Only human

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I stopped in at the Manayunk Art Center (for my first time ever) to see Nancy Bea Miller’s show “Only Human,” 33 oil paintings done over the past year, during the course of an Independence Foundation grant to paint all kinds of people, including those with disabilities (shown, “Waiting for the Specialist”).

The interest grew out of her experience with one of her own children, who has a severe form of autism that includes mental retardation.

But what makes these paintings interesting goes beyond including the disabled in the lexicon of subjects we paint (shown, “Adjustment”). As in Miller’s still lifes (see Libby’s post), what seems most interesting is the way that people become objects that share physical space but do not necessarily share mental space. It’s the human condition of aloneness, not just for the disabled with their unique problems, but for all of us that give these paintings their power.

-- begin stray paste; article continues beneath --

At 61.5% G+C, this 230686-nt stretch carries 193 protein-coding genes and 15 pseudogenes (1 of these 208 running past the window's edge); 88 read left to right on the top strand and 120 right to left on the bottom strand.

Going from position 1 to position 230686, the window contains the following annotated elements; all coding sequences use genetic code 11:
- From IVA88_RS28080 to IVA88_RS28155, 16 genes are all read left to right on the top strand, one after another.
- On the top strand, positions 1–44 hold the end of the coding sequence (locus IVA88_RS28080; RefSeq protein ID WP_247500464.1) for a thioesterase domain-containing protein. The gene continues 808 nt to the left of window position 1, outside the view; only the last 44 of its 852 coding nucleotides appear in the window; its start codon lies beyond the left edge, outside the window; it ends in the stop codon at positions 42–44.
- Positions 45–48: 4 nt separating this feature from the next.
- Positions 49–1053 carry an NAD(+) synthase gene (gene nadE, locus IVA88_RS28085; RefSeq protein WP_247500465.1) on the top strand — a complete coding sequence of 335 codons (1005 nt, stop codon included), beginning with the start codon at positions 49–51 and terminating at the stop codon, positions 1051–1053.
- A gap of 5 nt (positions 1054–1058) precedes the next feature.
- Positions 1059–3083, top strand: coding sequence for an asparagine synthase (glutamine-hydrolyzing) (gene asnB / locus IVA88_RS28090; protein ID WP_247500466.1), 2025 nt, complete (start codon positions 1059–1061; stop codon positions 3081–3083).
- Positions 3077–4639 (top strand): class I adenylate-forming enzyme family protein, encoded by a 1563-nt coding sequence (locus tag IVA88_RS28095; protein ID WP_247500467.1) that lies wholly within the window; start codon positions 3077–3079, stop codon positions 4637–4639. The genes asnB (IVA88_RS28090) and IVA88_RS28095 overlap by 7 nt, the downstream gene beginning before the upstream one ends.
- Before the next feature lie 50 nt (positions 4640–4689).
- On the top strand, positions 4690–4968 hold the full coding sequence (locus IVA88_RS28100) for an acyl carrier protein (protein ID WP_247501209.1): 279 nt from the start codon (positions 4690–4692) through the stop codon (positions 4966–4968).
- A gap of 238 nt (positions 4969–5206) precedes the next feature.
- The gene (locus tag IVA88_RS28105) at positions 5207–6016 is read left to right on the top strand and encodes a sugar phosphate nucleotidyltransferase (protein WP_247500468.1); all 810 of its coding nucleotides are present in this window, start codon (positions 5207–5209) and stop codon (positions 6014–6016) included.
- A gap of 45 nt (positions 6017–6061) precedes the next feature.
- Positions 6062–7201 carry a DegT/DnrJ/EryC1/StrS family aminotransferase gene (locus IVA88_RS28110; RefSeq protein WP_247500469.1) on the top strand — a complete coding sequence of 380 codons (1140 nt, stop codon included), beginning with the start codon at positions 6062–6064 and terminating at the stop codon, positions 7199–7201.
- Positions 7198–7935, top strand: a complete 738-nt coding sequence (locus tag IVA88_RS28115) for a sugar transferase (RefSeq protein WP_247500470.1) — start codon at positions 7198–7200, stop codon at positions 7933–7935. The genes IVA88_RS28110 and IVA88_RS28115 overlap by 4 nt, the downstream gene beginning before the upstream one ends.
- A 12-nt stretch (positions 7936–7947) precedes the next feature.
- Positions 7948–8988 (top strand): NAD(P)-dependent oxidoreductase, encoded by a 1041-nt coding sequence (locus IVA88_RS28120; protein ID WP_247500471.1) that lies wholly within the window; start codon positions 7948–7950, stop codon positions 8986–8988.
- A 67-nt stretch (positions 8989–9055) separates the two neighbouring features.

In “Three Boys,” Miller equates the chasms of emotional detachment with symbolic trees behind the children. Two are lollipop trees, and three and triangle trees. One boy stands totally separately, and one reaches out to another on the ground who doesn’t return much interest. In “Henry in the Kitchen,” the mug becomes a symbol for daily life as well as another person. Henry seems to be on his own there.

Miller also had a series of portraits (shown, “Michael and Lisa”), which seemed more conventional, although beautifully painted with nice light and monotone icon-like backgrounds. These seemed less interesting to me, more ordinary, narrower in their ambition–to unite all humans as suitable subjects for painting.

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